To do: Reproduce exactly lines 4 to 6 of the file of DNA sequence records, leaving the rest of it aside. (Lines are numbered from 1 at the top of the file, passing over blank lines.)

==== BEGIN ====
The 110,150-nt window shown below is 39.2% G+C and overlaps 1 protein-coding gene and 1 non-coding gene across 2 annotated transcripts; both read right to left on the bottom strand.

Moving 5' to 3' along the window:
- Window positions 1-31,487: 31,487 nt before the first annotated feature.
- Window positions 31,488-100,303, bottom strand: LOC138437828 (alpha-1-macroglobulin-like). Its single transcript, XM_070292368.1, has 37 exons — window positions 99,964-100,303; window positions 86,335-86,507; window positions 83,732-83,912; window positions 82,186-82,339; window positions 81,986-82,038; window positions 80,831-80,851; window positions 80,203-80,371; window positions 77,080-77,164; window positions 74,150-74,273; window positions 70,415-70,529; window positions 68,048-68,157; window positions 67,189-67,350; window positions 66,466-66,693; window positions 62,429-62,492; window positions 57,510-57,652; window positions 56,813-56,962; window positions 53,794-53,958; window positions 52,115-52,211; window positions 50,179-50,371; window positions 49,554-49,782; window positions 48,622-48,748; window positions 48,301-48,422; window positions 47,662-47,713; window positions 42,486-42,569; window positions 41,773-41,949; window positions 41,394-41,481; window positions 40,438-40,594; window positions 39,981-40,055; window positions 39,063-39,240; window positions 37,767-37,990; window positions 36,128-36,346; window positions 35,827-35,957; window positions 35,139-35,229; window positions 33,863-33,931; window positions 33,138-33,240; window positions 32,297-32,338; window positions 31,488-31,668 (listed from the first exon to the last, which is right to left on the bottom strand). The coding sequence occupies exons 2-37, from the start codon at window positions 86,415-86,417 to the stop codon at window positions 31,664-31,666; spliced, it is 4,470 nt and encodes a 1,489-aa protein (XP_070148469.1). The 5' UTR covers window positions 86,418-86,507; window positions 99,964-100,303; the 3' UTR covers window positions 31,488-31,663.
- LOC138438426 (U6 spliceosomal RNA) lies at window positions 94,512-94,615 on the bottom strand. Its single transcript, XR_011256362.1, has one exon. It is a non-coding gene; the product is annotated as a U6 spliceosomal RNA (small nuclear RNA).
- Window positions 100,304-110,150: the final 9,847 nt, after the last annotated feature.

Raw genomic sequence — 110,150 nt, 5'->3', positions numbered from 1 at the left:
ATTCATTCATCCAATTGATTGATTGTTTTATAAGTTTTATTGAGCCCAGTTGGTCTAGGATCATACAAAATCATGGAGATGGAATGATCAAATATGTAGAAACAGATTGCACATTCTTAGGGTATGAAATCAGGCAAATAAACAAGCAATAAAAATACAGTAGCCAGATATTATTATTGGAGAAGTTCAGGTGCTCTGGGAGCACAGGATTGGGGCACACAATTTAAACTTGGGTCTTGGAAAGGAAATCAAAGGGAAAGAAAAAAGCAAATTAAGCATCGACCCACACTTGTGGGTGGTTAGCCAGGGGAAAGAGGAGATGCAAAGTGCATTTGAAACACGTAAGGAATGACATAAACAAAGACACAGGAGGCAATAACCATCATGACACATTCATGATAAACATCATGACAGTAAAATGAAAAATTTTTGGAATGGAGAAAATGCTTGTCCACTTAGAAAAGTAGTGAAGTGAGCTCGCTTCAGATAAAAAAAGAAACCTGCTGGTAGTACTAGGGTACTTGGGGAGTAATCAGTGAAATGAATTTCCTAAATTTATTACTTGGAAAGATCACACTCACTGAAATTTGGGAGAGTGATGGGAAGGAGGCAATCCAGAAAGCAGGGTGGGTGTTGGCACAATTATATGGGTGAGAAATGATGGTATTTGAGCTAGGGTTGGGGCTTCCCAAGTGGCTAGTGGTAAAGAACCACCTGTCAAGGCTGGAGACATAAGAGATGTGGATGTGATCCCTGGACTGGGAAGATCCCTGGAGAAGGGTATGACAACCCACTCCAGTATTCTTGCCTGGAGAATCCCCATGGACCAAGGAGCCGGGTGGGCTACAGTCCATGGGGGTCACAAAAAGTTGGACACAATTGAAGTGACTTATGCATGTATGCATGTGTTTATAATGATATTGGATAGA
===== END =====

- Window positions 31,488-100,303, bottom strand: LOC138437828 (alpha-1-macroglobulin-like). Its single transcript, XM_070292368.1, has 37 exons — window positions 99,964-100,303; window positions 86,335-86,507; window positions 83,732-83,912; window positions 82,186-82,339; window positions 81,986-82,038; window positions 80,831-80,851; window positions 80,203-80,371; window positions 77,080-77,164; window positions 74,150-74,273; window positions 70,415-70,529; window positions 68,048-68,157; window positions 67,189-67,350; window positions 66,466-66,693; window positions 62,429-62,492; window positions 57,510-57,652; window positions 56,813-56,962; window positions 53,794-53,958; window positions 52,115-52,211; window positions 50,179-50,371; window positions 49,554-49,782; window positions 48,622-48,748; window positions 48,301-48,422; window positions 47,662-47,713; window positions 42,486-42,569; window positions 41,773-41,949; window positions 41,394-41,481; window positions 40,438-40,594; window positions 39,981-40,055; window positions 39,063-39,240; window positions 37,767-37,990; window positions 36,128-36,346; window positions 35,827-35,957; window positions 35,139-35,229; window positions 33,863-33,931; window positions 33,138-33,240; window positions 32,297-32,338; window positions 31,488-31,668 (listed from the first exon to the last, which is right to left on the bottom strand). The coding sequence occupies exons 2-37, from the start codon at window positions 86,415-86,417 to the stop codon at window positions 31,664-31,666; spliced, it is 4,470 nt and encodes a 1,489-aa protein (XP_070148469.1). The 5' UTR covers window positions 86,418-86,507; window positions 99,964-100,303; the 3' UTR covers window positions 31,488-31,663.
- LOC138438426 (U6 spliceosomal RNA) lies at window positions 94,512-94,615 on the bottom strand. Its single transcript, XR_011256362.1, has one exon. It is a non-coding gene; the product is annotated as a U6 spliceosomal RNA (small nuclear RNA).
- Window positions 100,304-110,150: the final 9,847 nt, after the last annotated feature.